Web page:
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Research: Incidence of and risk factors for perioperative blood transfusion in infants undergoing index pediatric surgery procedures

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Research: Incidence of and risk factors for perioperative blood transfusion in infants undergoing index pediatric surgery procedures

J Pediatr Surg

. 2022 Feb 12;S0022-3468(22)00127-0. doi: 10.1016/j.jpedsurg.2022.01.055. Online ahead of print. https://pubmed.ncbi.nlm.nih.gov/35264304/

Incidence of and risk factors for perioperative blood transfusion in infants undergoing index pediatric surgery procedures

Marina L Reppucci 1Maxene Meier 2Jenny Stevens 3Gabrielle Shirek 4Ann M Kulungowski 3Shannon N Acker 3Affiliations expand

Abstract

Background: There is a paucity of data on the frequency of transfusion during pediatric surgery index cases and guidelines for pretransfusion testing, defined as type and screen and crossmatch testing, prior to operation are not standardized. This study aimed to determine the incidence of perioperative blood transfusions during index neonatal operations and identify risk factors associated with perioperative blood transfusion to determine which patients benefit from pretransfusion testing.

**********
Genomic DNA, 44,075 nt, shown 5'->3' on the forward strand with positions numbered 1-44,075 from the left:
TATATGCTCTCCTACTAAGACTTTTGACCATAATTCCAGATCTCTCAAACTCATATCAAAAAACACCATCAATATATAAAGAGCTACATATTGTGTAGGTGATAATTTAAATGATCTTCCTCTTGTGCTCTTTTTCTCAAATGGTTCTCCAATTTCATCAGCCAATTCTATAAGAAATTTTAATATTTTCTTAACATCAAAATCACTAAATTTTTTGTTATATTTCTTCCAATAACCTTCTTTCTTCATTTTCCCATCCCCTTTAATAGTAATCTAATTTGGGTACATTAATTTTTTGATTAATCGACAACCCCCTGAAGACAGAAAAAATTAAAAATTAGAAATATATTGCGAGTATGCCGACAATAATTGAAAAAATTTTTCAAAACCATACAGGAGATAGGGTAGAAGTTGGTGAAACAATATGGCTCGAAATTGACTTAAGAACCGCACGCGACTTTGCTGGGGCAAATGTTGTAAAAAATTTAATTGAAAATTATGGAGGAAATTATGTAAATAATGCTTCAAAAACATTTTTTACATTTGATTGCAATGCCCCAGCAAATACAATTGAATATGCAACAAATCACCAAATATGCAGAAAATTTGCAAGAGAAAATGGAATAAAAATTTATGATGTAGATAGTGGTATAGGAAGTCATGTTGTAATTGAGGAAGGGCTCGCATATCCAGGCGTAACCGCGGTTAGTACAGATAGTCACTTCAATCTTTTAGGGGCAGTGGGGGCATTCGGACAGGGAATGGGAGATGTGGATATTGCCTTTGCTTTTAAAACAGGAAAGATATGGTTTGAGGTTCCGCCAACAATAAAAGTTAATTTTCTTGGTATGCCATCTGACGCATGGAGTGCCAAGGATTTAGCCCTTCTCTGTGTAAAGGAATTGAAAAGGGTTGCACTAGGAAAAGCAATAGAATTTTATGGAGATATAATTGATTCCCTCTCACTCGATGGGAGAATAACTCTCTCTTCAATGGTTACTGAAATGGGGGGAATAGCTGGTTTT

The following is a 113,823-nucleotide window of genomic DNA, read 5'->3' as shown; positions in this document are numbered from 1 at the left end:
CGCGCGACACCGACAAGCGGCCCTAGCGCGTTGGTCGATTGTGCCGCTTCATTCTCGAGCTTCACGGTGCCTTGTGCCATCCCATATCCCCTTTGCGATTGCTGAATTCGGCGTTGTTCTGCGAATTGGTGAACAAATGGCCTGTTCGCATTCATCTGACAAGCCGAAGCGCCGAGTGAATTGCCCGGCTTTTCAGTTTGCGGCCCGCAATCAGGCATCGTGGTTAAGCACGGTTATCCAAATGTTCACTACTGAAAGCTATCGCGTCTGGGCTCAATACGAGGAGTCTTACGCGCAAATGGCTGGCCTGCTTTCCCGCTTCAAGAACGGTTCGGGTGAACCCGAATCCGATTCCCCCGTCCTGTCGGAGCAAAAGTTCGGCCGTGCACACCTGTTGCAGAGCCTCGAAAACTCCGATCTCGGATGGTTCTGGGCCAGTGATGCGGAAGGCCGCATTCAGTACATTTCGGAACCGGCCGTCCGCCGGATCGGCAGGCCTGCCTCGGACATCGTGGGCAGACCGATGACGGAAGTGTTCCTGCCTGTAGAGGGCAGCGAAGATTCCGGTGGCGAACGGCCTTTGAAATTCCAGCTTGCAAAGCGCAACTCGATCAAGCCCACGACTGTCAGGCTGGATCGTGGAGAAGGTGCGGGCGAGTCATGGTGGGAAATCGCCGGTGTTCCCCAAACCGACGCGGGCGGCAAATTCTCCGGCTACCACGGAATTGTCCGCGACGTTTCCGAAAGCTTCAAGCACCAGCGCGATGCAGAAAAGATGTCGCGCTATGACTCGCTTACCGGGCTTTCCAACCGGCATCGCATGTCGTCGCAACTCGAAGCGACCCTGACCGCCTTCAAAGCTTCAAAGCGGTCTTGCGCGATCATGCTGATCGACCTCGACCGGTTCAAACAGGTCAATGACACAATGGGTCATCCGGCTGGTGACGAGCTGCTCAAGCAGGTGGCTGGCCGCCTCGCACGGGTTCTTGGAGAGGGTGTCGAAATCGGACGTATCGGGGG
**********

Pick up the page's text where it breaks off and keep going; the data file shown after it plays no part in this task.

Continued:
Methods: A retrospective review of infants who underwent index neonatal cases between 2013 and 2019 was performed. Data were collected for patients who underwent operations for Hirschsprung’s disease, esophageal atresia/tracheoesophageal fistula (EA/TEF), biliary atresia, anorectal malformation, omphalocele, gastroschisis, duodenal atresia, congenital diaphragmatic hernia (non-ECMO) or pulmonary lobectomy. Infants under 6 months were included except in the case of lobectomy where infants up to 12 months were included.

Results: Analysis was performed on 420 patients. Twenty-five (6.0%) patients received perioperative blood transfusion. Patients who received perioperative transfusion most commonly underwent EA/TEF repair. Patients who received perioperative transfusion had higher rates of structural heart disease (52.0% vs 17.7%, p<0.001), preoperative transfusion (48.0% vs 8.9%, p<0.001), and prematurity (52.0% vs 25.6%, p = 0.005). Presence of all three risk factors resulted in a 48% probability of requiring perioperative transfusion.

Conclusions: Blood transfusion during the perioperative period of neonatal index operations is rare. Factors associated with increased risk of perioperative transfusion include prematurity, structural heart disease, and history of previous blood transfusion.

Level of evidence: III.

Keywords: Blood transfusion; Index pediatric surgeries; Infants; Neonates.

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